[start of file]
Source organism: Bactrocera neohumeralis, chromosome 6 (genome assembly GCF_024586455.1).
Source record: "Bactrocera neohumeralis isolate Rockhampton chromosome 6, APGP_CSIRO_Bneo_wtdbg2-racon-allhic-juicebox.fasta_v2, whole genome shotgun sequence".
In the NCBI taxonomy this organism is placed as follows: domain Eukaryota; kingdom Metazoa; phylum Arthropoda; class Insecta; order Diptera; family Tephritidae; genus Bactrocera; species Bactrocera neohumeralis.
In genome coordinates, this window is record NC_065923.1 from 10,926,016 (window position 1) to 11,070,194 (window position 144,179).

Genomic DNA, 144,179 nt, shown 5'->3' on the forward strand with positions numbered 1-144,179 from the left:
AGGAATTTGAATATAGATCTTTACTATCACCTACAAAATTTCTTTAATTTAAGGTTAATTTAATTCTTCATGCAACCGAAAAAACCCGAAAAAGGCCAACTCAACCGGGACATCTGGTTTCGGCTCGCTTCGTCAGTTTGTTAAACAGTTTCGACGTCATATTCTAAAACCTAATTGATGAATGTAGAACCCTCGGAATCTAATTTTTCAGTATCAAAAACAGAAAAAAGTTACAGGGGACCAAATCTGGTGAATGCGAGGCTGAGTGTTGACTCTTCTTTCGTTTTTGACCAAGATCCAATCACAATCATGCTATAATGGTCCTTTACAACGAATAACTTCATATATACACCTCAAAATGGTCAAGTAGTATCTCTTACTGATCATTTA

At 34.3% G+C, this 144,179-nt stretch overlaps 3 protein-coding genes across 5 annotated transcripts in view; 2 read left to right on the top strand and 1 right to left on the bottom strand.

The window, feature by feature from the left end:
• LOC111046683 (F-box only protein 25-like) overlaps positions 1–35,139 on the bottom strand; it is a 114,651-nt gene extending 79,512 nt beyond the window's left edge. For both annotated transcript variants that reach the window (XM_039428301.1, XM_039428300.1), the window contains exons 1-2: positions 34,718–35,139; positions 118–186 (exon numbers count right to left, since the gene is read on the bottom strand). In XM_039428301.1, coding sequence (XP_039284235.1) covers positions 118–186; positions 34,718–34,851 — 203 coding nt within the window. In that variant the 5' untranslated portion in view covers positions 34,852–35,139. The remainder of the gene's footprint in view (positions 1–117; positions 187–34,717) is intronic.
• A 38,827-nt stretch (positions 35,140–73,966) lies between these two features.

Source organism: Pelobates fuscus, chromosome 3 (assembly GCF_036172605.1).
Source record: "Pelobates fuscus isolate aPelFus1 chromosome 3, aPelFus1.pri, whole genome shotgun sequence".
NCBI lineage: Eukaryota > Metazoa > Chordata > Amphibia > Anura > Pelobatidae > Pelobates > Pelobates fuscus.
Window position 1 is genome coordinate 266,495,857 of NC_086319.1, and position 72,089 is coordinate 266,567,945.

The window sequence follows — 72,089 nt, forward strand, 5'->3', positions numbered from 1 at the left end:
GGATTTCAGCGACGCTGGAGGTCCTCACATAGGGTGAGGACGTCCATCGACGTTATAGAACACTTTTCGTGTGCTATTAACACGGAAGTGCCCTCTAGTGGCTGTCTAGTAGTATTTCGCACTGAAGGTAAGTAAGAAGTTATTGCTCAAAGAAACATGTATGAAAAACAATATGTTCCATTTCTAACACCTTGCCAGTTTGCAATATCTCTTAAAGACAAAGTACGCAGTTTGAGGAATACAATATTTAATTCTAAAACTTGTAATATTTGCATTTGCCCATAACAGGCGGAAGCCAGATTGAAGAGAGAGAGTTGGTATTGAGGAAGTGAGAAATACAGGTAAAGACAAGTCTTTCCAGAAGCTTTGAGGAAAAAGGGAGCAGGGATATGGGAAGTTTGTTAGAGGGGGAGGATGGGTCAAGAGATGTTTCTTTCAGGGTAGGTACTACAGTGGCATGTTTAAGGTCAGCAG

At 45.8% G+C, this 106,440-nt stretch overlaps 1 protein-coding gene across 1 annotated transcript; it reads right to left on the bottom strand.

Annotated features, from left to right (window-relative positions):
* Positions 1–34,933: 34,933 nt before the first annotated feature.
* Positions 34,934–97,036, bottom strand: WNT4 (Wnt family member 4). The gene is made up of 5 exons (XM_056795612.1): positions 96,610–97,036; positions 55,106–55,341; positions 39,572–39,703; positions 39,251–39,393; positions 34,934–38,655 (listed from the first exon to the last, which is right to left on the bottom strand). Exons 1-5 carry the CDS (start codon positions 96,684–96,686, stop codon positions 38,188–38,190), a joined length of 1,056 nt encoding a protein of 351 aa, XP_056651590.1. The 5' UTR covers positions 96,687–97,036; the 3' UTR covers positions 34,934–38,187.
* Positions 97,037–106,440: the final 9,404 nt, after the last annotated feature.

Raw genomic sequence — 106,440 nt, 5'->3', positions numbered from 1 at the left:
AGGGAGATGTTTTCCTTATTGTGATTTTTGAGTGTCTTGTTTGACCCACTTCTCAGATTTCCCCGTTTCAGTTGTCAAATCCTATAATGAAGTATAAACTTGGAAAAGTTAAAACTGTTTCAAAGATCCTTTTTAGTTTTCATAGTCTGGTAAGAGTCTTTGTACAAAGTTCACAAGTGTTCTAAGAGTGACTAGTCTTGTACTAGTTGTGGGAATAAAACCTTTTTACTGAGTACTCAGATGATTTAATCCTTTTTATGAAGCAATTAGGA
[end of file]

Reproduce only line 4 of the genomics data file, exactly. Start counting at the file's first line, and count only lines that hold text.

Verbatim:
In genome coordinates, this window is record NC_065923.1 from 10,926,016 (window position 1) to 11,070,194 (window position 144,179).